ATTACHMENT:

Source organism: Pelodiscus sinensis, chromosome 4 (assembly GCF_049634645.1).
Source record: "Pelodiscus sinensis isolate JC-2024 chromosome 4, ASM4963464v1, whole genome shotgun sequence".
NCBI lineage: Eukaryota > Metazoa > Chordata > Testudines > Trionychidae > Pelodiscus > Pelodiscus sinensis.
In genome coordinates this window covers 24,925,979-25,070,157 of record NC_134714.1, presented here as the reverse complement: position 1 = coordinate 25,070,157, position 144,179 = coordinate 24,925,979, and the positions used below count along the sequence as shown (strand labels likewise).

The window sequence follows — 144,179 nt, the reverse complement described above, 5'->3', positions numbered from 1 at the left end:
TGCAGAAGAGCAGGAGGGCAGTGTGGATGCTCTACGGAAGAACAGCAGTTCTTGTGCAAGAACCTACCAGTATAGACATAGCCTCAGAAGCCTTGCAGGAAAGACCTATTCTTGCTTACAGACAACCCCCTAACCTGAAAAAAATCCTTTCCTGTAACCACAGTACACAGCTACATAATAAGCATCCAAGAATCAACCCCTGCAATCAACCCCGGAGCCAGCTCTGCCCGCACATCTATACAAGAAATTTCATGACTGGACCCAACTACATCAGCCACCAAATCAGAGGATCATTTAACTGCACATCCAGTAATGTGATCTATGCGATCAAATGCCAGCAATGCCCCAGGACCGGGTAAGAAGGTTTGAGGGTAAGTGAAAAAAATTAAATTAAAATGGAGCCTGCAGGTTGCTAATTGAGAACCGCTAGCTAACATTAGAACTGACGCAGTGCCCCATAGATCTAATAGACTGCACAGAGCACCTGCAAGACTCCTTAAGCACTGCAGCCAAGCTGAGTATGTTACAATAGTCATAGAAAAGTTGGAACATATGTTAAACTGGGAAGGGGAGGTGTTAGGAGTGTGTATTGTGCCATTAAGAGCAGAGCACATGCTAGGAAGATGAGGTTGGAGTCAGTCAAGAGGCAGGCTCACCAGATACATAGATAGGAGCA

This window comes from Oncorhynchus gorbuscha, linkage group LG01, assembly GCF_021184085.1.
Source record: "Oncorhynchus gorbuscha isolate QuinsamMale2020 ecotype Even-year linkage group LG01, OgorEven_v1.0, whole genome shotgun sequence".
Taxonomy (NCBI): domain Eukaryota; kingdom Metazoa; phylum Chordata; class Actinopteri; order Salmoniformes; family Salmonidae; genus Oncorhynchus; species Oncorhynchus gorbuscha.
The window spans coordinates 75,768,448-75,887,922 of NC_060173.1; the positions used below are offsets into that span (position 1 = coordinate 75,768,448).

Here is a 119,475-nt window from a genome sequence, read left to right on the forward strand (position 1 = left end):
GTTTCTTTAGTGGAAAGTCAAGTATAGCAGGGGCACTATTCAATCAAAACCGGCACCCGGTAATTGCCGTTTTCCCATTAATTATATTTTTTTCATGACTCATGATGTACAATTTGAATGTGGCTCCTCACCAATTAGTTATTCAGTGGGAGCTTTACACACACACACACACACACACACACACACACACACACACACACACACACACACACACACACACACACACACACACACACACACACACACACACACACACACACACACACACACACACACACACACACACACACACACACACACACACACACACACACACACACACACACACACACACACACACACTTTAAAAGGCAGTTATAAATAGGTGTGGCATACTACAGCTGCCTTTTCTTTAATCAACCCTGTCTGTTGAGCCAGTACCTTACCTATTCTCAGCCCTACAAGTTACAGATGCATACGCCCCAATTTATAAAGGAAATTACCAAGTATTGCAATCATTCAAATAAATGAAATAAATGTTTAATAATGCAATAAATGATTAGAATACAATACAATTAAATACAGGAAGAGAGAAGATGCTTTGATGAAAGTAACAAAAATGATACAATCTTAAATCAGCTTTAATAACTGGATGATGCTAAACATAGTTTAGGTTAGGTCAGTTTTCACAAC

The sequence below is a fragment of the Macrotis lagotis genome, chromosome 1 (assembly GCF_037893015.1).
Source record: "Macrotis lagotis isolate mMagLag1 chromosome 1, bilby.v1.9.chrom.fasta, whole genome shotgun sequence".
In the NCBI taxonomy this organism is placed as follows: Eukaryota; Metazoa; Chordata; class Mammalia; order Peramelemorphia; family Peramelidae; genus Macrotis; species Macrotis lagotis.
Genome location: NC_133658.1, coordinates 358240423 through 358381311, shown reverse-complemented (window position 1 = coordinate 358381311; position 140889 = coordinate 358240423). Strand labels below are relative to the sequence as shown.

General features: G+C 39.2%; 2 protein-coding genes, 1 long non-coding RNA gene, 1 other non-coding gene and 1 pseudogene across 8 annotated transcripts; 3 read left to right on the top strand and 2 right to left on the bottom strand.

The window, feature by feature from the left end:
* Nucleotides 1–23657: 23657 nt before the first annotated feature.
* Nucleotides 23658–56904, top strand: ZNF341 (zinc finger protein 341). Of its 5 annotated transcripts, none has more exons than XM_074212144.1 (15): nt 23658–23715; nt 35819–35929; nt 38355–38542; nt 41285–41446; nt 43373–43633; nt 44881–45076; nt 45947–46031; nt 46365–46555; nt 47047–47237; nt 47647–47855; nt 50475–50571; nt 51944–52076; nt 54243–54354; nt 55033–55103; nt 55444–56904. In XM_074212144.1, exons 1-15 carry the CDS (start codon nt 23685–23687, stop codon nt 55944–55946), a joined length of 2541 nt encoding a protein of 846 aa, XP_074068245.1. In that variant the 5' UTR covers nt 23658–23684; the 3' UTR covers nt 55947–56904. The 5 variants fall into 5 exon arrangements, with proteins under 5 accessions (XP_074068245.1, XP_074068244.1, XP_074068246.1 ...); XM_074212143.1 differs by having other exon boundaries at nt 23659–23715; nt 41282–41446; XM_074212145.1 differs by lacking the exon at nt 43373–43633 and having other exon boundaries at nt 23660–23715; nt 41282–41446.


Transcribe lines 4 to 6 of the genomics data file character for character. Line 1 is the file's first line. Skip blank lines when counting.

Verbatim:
In genome coordinates this window covers 24,925,979-25,070,157 of record NC_134714.1, presented here as the reverse complement: position 1 = coordinate 25,070,157, position 144,179 = coordinate 24,925,979, and the positions used below count along the sequence as shown (strand labels likewise).

The window sequence follows — 144,179 nt, the reverse complement described above, 5'->3', positions numbered from 1 at the left end:
TGCAGAAGAGCAGGAGGGCAGTGTGGATGCTCTACGGAAGAACAGCAGTTCTTGTGCAAGAACCTACCAGTATAGACATAGCCTCAGAAGCCTTGCAGGAAAGACCTATTCTTGCTTACAGACAACCCCCTAACCTGAAAAAAATCCTTTCCTGTAACCACAGTACACAGCTACATAATAAGCATCCAAGAATCAACCCCTGCAATCAACCCCGGAGCCAGCTCTGCCCGCACATCTATACAAGAAATTTCATGACTGGACCCAACTACATCAGCCACCAAATCAGAGGATCATTTAACTGCACATCCAGTAATGTGATCTATGCGATCAAATGCCAGCAATGCCCCAGGACCGGGTAAGAAGGTTTGAGGGTAAGTGAAAAAAATTAAATTAAAATGGAGCCTGCAGGTTGCTAATTGAGAACCGCTAGCTAACATTAGAACTGACGCAGTGCCCCATAGATCTAATAGACTGCACAGAGCACCTGCAAGACTCCTTAAGCACTGCAGCCAAGCTGAGTATGTTACAATAGTCATAGAAAAGTTGGAACATATGTTAAACTGGGAAGGGGAGGTGTTAGGAGTGTGTATTGTGCCATTAAGAGCAGAGCACATGCTAGGAAGATGAGGTTGGAGTCAGTCAAGAGGCAGGCTCACCAGATACATAGATAGGAGCA